The fragile state of scientific glassblowing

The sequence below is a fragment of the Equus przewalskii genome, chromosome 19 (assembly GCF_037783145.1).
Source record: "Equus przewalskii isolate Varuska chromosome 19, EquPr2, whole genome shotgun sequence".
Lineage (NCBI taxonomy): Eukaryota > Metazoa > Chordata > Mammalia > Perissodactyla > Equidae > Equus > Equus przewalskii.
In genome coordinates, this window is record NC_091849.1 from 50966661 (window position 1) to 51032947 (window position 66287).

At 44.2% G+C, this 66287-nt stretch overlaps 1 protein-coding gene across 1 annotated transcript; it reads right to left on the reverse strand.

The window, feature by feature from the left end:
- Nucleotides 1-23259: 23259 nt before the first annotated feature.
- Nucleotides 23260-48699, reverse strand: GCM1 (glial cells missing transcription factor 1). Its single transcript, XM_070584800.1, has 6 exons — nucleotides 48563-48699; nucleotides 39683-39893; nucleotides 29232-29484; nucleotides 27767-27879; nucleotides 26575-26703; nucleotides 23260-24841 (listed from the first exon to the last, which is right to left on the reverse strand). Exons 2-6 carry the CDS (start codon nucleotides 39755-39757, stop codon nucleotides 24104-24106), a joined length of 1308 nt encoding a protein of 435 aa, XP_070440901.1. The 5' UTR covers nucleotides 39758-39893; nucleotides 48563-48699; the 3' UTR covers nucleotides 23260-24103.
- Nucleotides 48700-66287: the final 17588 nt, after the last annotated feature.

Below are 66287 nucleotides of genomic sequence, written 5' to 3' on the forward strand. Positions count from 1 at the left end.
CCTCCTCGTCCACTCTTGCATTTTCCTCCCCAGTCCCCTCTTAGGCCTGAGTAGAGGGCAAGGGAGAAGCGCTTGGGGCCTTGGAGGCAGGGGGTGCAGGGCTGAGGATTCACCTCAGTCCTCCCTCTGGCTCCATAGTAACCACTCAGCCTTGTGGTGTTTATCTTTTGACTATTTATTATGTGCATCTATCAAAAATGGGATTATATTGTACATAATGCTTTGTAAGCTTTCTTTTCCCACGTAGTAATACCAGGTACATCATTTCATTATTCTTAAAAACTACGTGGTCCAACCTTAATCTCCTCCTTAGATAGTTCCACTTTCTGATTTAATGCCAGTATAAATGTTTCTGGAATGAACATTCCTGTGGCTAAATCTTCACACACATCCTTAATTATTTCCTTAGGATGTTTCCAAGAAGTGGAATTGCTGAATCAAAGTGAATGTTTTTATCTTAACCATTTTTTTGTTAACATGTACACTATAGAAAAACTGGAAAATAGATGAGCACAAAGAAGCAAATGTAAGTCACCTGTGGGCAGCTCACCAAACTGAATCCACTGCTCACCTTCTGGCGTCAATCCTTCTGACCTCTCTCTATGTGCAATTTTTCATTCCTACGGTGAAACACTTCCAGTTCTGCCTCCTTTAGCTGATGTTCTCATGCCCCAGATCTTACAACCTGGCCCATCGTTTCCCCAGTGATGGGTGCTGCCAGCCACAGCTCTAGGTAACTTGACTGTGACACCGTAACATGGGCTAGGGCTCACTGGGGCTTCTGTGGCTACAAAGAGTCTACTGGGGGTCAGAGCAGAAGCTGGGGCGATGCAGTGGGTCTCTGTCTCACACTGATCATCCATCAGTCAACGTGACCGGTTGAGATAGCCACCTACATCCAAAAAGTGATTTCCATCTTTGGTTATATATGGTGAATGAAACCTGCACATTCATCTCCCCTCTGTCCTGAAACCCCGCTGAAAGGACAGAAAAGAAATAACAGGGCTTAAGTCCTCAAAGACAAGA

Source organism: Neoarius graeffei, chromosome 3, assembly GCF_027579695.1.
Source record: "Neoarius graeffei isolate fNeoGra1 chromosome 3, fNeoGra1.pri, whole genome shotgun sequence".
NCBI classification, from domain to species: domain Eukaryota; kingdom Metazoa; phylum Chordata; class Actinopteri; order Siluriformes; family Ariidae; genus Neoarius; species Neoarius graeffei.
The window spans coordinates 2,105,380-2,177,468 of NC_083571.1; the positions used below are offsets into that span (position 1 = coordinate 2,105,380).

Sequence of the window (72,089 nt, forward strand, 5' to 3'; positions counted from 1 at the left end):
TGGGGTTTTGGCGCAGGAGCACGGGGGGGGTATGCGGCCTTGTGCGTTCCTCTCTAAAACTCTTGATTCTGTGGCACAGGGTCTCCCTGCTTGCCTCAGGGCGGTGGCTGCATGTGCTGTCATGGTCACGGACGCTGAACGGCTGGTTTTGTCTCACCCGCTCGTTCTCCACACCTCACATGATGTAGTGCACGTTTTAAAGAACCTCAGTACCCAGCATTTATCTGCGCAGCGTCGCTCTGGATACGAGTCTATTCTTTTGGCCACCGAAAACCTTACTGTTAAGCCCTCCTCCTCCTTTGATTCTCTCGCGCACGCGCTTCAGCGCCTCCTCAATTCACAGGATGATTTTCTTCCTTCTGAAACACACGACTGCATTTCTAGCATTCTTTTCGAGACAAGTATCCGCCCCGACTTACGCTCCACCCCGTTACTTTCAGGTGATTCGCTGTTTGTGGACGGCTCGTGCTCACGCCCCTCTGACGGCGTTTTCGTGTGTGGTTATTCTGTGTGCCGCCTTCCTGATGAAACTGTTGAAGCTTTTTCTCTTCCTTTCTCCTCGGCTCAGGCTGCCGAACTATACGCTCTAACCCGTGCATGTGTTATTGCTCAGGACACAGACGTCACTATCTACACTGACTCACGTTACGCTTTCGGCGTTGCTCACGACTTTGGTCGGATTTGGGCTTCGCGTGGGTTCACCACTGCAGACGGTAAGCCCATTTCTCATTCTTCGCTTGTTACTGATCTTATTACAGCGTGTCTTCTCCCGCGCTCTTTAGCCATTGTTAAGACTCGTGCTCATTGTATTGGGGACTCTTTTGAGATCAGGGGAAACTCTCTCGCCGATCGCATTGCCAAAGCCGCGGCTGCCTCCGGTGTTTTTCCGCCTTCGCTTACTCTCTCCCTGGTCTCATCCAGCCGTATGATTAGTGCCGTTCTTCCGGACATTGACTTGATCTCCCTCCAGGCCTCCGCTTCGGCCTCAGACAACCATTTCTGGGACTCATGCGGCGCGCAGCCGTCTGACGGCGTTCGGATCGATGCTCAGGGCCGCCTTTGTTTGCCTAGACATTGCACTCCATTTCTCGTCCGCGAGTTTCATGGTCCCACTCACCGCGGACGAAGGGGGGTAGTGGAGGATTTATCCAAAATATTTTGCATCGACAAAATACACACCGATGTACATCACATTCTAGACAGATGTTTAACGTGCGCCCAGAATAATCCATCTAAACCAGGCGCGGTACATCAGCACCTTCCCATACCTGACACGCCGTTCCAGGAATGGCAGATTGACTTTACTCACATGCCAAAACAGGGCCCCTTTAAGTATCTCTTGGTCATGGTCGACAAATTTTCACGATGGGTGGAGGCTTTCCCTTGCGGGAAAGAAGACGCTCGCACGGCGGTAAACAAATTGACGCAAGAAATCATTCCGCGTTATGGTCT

Imperial College London/Dave Guttridge, The Photographic Unit By Joshua Howgego The spaghetti junction of glass tubing bubbling with noxious liquids and gases would look perfectly at home in Frankenstein’s laboratory. But I am standing in the chemistry labs at Imperial College London, and my companion is no mad scientist. He’s not even that into chemistry – his heart is in the glass. Stephen Ramsey is a lab technician, but of a special kind. When a chemist needs a novel reactor vessel for an experiment, Ramsey heads to his workshop and fires up his precision flamethrower. Starting with a metre-long cylinder of glass, he heats it until it begins to soften. Twirling it quickly and deftly, he blows into it, forming it. What emerges can be anything from a delicate vial to the thin, snaking tubes of specialised vacuum pumps. Atop a cabinet in Ramsey’s office is a galloping horse he once blew out of glass. But with lab budgets under pressure worldwide, there are few scientific glassblowers like him left. Can chemistry cope without them? Glass is the reactor material par excellence. The borosilicate glass that forms most chemical vessels is inert and hugely durable, so you can heat, cool and react the brews within knowing the glass won’t explode, deform or interfere with the reaction. And you can see what the chemicals are up to,
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